UH TO DEVELOP ‘MASTER’ UNIVERSITY
The University of Houston is building a new vision for the
campus — one that includes creating a city within a city
complete with an amphitheatre, high-ceiling lofts and cutting-edge
“We’re excited about the new campus master plan,
which focuses on open space, landscaping, transportation and
circulation, and provides us with a map to developing a first-class,
21st-century university,” said Dave Irvin, associate vice
president for facilities and plant operations.
The proposed master plan allows administrators to double the
square footage of buildings to 15 million from the current 8
million and increase overall enrollment to 45,000 from 35,000.
The plan also doubles the percentage of students living on campus
from 12 percent to 25 percent, increases parking spaces, and
closes Cullen Boulevard and the center of campus to auto traffic.
Cooper, Robertson and Partners, an architecture and urban design
firm, and the university created the proposed master plan, which
divides the campus into four districts. The Arts District, on
the north side, will offer amenities such as an amphitheatre,
sculpture garden and high-ceiling lofts. The Professional District
will be located along Calhoun Road and will cater to graduate
and married students. The Stadium District will mix academic
and retail space with access to rail and bus lines. The plan
also proposes creating apartment-style housing for students
living in the Undergraduate District along Wheeler Avenue. Over
the next five years, the university will spend $292 million
implementing parts of the plan.
The proposed master plan would span 20 years, but Cougars won’t
have to wait that long to see progress or to catch a glimpse
of the new envisioned campus.
Plant Operations launched the first phase of the plan this
summer with various landscaping
projects. Now, the department has completed the designs
for several major projects, including a 1,000-bed housing complex
on Calhoun Road, to be located north of Melcher Hall, a 50,000-square
foot addition to the College of Optometry and an expansion of
Melcher Hall. Designs for three buildings for engineering student
services, industrial engineering and energy engineering are
under way, according to Irvin.
Irvin expects to present the proposed plan and the proposal
for the housing project to the UH System Board of Regents at
its November meeting. If approved, new construction may start
as early as May 2007.
Before ground breaking begins, faculty, staff and students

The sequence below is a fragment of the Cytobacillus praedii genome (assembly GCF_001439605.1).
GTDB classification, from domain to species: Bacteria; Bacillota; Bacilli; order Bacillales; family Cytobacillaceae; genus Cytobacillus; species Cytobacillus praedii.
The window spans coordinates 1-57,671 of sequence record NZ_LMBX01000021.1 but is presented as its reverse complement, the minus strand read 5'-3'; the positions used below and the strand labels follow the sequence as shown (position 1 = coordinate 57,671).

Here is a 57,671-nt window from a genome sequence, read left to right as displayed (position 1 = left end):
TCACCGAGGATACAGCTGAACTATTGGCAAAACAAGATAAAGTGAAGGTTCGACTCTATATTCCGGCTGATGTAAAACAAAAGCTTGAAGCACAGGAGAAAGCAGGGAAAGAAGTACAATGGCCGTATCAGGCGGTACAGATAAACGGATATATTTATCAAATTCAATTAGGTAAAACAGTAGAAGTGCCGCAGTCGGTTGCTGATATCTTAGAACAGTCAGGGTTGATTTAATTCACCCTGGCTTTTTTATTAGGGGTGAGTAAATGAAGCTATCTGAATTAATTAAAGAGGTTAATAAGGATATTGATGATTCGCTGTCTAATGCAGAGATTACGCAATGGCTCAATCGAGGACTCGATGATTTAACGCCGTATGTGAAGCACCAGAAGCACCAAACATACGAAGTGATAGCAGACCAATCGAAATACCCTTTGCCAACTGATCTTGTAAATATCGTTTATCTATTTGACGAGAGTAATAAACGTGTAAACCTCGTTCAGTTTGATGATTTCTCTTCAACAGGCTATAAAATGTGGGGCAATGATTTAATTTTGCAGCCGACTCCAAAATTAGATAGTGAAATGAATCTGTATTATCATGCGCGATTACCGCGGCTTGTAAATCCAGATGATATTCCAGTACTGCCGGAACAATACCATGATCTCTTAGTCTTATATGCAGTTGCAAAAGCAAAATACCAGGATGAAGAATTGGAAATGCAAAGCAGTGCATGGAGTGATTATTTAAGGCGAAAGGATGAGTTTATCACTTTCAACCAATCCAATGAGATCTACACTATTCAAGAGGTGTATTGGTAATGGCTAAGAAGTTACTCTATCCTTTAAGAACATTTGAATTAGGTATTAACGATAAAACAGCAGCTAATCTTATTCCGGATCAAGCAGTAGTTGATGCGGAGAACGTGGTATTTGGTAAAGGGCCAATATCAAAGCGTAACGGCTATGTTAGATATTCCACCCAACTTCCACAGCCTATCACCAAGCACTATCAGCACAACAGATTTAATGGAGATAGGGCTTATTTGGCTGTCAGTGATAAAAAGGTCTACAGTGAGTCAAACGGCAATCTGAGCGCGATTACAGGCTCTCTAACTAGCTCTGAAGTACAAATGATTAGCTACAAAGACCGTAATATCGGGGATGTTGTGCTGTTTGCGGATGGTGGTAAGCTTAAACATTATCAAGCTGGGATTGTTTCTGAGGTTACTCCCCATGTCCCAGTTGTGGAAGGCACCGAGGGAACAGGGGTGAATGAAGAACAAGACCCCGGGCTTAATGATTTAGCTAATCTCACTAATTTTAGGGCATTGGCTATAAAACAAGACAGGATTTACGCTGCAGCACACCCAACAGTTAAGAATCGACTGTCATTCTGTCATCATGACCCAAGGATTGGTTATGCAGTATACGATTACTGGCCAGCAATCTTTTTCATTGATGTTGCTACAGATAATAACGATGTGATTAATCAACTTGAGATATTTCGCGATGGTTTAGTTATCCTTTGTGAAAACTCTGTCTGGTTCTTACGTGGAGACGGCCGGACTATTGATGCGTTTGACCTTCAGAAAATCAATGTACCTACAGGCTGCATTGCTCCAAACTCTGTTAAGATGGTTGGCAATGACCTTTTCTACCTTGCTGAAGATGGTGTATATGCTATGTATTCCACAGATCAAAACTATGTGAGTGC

can get a bird’s eye view of the campus master plan due,
in part, to the efforts of four architecture students who spent
their summer toiling on a large-scale model.
Under the supervision of Joe Meppelink, lecturer in the Gerald
D. Hines College of Architecture, Jill Nguyen, Lee Kelly, Armando
Arteaga and Brey Tucker are building a high-grain plywood model
that measures 13 feet east and west and 18 feet north by south.
The model depicts the new campus, including trees, roads and
new and existing buildings such as Robertson Stadium and the
E. Cullen Building.
Assembling the model has been a unique experience for Meppelink,
who said, “I’ve built small-scale models but nothing
this large.” For the students, the project offers a rare
opportunity, which Nguyen said gives her “a taste of professional
The model was the brainchild of Joe Mashburn, dean of the architecture
college, who thought it would illustrate the university’s
vision more effectively than the renderings created by Cooper,
Robertson and Partners.
“It was a great idea,” Irvin said. “Things
can come to life in a model in a way that a two-dimensional
object can’t. In this model, the details that the students
have included and how it communicates what our campus can be
is mind blowing.”
Initially, Irvin and Mashburn pledged funds to support the
project. Later, Mashburn persuaded several other deans to provide
monies to develop the model, which administrators may present
at venues such as alumni functions, special events and the Welcome
Center’s lobby. The project is scheduled to be completed
“The college is proud to be involved in the project and
proud of our students,” Mashburn said.
“We’re glad to contribute to what the university
wants to become.”